Fifth, it is of vital importance that you don't assume letter sounds. For instance, when you see an "eu", that will never sound /eu/, it will sound /oi/, as in boy. When you see "ei", it will sound like a long /i/, as in I, or sky or thigh. When you see "ie" together, it will sound like /ee/, like skii, or be or bean. Also, this is quite a long sound, so if you exaggerate it, you just might be saying it right. Lastly, "er" together will never sound /er/, like hamburger in English. No, no. It will sound like an /a/, as in cat or bat or hat. That's why we don't say Berliner, but rather Berlina; we don't say Berger, we say Berga (my sister should be cracking up by now--also, Spanish speakers should find this funny...).

Sixth, the Germans have a whole bunch of useless words in sentences, put there to mortify us Ausländer who speak deutsch als Fremdsprache. You will find words such as mal, denn, noch, doch, aber, which are all useful and meaningful words when used properly in a sentence; but the Germans use them as filler words. Was ist das denn? does not mean "What is that then?", it means, "what's that?" But they have to be cool, you know, and as for English cool is shortening words to tiny and almost meaningless syllables, for the Germans cool is to expand sentences with useless words. Don't try to break down a sentence when a German is talking to you. You will go insane, look insane, and probably appear quite rude when pretending to correct them. (I'm talking from experience, ok?)

Seventh, you won't be able to understand what a German is trying to say until they get to the end of the sentence, because the verb--more often than not--goes at the very end of the sentence! There are some cases where the verb goes in the second position, but the Germans love using modal verbs (can, may, should... and a couple more that escape my mind), and using two or three is possible in the same sentence, and this means that the real verb will go at the end. So, in English we would say: "You should be able to do those twenty exercises in order to be ready for your test tomorrow" -- and you know that, whatever it is, you should be able to do it. That's what matters: that you should be able to do it. The equivalent sentence in German would be something along the lines of: Um bereit für die Test morgen zu sein, diese zwanzig Übungen sollst du machen können. WTF? I forget what we're talking about by the time we reach the first verb!

Finally, don't expect that the German you learned in the Goethe Institut, or in your Deutsche Schule, or with your own private Herr Müller to be at all useful in the streets. You see, us Ausländer are taught that you can never leave a Modalverb alone, you must alway accompany it with a verb, and that verb should go at the end of the sentence. However, the Germans have a phrase that drives me insane: Was soll den das? It means something along the lines of, "what does that mean?" or "what is that supposed to mean?" You say it when you don't understand something and are quite furious about it. Like, the bus did not stop in my bus-stop, was soll den das? Honey was home late and didn't call, was soll den das? The price for cheese rose and I had no clue, was soll den das? The problem is, you can't use a modal verb without another verb at the end! That's what we learn in class! That's why I spent 3 months, Mon-Fri, 5 hours a day, in a classroom last year! But no--the Germans don't speak properly... yet expect us to do so! Was soll den das?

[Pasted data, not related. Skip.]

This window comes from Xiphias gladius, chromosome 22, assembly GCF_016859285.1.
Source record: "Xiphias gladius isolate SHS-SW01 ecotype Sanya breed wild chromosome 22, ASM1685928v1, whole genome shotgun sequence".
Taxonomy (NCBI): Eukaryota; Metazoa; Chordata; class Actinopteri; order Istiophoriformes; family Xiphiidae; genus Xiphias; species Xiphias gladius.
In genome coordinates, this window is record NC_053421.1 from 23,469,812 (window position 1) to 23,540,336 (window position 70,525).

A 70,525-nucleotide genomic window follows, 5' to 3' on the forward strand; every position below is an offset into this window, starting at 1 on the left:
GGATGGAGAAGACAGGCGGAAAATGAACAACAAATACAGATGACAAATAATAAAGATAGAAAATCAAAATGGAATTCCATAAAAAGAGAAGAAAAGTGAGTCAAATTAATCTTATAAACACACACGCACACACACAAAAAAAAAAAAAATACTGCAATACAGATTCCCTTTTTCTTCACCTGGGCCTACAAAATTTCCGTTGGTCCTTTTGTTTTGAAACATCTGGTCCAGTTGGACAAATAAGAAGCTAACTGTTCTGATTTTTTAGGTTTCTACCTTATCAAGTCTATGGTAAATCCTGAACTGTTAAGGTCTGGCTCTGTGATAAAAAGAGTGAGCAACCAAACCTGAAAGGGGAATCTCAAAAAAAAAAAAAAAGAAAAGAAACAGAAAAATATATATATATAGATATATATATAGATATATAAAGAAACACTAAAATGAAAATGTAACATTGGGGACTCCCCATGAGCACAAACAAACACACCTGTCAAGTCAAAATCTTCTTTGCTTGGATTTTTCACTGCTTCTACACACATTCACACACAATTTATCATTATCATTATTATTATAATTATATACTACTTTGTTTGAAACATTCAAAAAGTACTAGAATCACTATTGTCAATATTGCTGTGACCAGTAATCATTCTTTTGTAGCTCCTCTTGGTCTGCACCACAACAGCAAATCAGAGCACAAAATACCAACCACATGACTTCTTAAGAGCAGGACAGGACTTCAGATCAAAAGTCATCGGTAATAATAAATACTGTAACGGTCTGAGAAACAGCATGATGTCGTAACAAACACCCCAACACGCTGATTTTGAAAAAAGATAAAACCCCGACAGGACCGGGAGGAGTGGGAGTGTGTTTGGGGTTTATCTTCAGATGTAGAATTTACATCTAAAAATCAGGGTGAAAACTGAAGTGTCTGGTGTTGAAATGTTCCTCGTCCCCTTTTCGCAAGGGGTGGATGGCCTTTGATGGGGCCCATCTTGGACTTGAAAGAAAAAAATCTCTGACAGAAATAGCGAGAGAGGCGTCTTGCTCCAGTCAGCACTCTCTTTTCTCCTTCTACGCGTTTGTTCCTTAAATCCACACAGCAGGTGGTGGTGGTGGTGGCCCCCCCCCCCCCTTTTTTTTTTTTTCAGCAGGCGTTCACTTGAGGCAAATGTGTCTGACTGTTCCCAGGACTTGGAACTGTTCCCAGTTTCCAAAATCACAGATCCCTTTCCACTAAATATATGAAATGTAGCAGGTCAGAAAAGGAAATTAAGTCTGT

However mean, rude or impolite I may have sounded, it really is a compliment to the Germans: anyone who can fluently speak such a complex language, is a genius. Not that I had any doubts about my being a genius, but it is nice to be proven right once in a while. I take the most important German-test of my life on March 28th. Hopefully my 3 months in an Intensivdeutschkurs, and my 8 months living here, and my self-made German crash-course will help me ace this test. Otherwise... well... we'll burn that bridge when we get there.

1 comment:

  1. Their gender identification and sentence structure sounds a tad like Latin, in which you conjugate EVERY FREAKING WORD IN THE SENTENCE. No, really. If you want to say "The farmer and the poet are friends," which is about the only sentence I can still say correctly in Latin, you have to not only know the correct gender of the noun, but also what part of speech it will play in the sentence. And then you conjugate for both of those. Arrggh! I had to pre-plan entire conversations in that class. Yes, conversations. In a dead language. For three years.